Pets & Animal Dog Breeds

Grooming Ideas for Siberian Huskies

    Brushing or Raking the Coat

    • Brushing creates a good opportunity to bond with your Siberian husky and check for skin conditions, lumps, and fleas and ticks. If your husky is "blowing its coat," which happens twice a year when the new guard (or outer) coat is growing in, you might want to use a shedding blade or a coat rake to remove the loose hair.

      Always start near the head and brush against the lay of the coat first to reach the bottom layer, then brush with the lay of the coat for the top layer. Spraying water mixed with a little conditioner (preferably one formulated for dogs, but you can use products designed for horses, if necessary) onto your Siberian husky's coat can help you work through mats and tangles without damaging the hair.


    • Bathing your Siberian husky too often can dry out its skin and coat, so many owners bathe their Siberians during shedding season (when their coats aren't as thick) to help remove the loose hair. Always bathe your husky in warm water and use good-quality dog shampoo appropriate for its skin and coat condition. Human shampoo is too harsh for a dog's skin, but you can use baby shampoo if necessary.

      Wet your Siberian husky thoroughly and massage shampoo into its coat from the neck down. A rubber curry brush or grooming mitt can help remove loose hair and dirt. Rinse your Siberian and towel-dry it thoroughly. You can finish with a blow dryer if your dog is still damp. Shampoo residue on a dog's skin or coat, or dampness remaining in the coat, can cause hot spots.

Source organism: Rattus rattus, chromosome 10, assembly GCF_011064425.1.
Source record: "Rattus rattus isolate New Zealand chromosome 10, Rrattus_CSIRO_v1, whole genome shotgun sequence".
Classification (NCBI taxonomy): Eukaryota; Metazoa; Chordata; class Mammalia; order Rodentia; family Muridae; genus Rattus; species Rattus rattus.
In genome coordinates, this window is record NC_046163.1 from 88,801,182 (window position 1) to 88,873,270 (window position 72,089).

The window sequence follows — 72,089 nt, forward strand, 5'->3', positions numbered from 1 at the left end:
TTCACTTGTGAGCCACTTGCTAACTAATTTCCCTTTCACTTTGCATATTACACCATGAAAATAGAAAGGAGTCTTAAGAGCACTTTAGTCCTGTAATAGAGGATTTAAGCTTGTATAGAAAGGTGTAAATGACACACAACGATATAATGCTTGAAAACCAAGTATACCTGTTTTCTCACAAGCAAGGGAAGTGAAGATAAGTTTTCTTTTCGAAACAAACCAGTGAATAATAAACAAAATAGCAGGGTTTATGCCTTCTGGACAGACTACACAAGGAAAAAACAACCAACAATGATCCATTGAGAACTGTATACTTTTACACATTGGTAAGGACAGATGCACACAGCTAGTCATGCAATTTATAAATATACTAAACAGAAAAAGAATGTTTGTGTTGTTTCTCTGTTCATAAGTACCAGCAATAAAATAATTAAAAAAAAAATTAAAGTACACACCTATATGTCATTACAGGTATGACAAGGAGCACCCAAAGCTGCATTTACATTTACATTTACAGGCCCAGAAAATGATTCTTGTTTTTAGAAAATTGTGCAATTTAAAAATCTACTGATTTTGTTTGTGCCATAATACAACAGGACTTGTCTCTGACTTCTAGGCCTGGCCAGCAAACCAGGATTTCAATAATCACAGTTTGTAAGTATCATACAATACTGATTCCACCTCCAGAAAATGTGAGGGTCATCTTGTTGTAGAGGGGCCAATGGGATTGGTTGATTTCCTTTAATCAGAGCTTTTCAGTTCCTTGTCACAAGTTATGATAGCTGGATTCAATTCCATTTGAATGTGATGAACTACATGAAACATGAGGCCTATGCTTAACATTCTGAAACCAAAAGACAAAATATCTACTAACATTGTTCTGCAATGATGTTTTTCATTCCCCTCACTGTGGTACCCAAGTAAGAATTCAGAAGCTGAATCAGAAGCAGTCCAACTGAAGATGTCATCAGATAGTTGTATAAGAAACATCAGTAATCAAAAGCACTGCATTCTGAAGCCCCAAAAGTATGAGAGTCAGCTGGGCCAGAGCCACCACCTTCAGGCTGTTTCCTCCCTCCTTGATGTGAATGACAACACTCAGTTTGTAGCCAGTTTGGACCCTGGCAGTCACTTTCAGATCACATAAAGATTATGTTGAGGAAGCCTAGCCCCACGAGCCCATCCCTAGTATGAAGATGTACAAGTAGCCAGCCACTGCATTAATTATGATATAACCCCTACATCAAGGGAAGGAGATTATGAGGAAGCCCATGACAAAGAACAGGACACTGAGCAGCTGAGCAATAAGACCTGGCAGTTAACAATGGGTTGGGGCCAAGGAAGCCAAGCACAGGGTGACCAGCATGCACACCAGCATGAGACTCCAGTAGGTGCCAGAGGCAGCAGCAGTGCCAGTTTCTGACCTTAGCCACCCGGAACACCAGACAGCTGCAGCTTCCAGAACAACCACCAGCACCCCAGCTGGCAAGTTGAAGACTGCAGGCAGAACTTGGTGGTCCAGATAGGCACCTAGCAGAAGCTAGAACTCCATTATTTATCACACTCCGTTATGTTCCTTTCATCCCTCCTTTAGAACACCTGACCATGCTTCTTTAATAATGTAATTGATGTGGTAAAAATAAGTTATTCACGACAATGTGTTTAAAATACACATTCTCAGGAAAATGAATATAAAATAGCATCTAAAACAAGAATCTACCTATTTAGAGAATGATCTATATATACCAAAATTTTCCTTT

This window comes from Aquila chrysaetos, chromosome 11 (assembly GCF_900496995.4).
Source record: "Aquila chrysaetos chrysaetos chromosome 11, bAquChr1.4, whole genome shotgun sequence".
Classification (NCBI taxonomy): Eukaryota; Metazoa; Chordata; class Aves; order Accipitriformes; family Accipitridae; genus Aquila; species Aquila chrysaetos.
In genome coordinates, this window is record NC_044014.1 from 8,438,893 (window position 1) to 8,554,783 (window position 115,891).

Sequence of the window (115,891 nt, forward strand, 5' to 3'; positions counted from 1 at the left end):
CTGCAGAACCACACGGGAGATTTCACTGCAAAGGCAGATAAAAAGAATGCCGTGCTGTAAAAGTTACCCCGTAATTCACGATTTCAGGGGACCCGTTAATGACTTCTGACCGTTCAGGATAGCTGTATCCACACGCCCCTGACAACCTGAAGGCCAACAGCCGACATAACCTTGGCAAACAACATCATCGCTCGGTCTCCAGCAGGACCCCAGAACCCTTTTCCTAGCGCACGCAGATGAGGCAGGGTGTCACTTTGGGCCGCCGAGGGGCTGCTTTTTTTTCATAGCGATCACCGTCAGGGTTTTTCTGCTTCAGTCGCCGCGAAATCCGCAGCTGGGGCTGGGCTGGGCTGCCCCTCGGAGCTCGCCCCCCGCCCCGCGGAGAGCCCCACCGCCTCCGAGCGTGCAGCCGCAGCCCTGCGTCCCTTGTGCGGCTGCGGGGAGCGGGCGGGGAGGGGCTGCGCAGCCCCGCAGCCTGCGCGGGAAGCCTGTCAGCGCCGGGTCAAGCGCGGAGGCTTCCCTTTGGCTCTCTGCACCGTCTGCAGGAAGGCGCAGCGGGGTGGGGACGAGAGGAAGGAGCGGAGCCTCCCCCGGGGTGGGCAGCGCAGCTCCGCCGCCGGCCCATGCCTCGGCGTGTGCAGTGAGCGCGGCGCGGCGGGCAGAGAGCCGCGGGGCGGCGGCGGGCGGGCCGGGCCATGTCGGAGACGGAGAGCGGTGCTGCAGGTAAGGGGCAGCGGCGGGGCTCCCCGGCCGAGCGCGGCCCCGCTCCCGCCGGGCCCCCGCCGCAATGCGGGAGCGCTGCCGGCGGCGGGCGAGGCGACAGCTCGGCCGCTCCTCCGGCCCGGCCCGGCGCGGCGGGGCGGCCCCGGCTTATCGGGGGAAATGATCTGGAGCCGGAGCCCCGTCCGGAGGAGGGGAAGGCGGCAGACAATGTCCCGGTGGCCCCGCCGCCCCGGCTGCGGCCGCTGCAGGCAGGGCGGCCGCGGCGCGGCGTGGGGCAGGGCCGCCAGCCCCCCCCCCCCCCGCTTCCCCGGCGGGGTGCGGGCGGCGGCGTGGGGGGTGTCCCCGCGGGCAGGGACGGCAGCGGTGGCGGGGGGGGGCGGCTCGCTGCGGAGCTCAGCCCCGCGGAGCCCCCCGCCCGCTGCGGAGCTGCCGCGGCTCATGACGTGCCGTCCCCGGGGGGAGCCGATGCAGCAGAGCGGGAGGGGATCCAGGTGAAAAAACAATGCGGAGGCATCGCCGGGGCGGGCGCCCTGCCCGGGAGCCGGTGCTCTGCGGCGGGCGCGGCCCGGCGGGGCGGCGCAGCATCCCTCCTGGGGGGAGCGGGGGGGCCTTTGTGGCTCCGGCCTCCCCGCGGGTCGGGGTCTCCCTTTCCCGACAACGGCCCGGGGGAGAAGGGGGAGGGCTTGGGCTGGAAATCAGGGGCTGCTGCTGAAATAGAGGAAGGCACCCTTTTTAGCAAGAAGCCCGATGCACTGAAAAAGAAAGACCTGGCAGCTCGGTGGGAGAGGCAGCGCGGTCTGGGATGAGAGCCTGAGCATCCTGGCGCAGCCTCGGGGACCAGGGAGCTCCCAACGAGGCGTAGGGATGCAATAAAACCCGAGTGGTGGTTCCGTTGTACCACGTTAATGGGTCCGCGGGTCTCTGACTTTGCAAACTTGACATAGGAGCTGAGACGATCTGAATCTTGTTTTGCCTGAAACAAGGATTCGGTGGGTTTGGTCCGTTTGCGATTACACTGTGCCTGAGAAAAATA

Trimming Nails

    • If you keep your Siberian husky outside or take it for regular walks, chances are its nails will be worn down naturally. But it's still a good idea to check your Siberian's nails regularly to make sure they don't grow too long and make walking uncomfortable.

      Nail clippers for dogs come in two styles, guillotine and scissor. Some owners prefer to use small rotary power tools (such as Dremels) to file down nails, but the sound can make some dogs nervous. If your husky is not used to having its nails trimmed, be patient and reward it after trimming each nail. And always keep styptic powder on hand in case you cut into the quick. Cornstarch or flour will do in a pinch.

    Other Grooming Ideas

    • Siberian huskies are active dogs and love to spend time outside. So it's possible you might be faced with the task of cleaning dirt out of your husky's ears, or removing fleas and ticks.

      You can either buy an ear wash or make your own using 5 tsp. of boric acid powder, 1 1/2 cups of white vinegar and 2 1/2 cups of water. Moisten a cotton ball and gently rub the inside of your Siberian's ears, being careful not to drip water down the ear canal.

      Remove fleas with a flea comb and ticks with forceps or tweezers before bathing your husky with a flea and tick shampoo to remove the rest. To avoid leaving the tick's head buried in your dog's skin, cover the tick with petroleum jelly, then remove it when it comes up to breathe.

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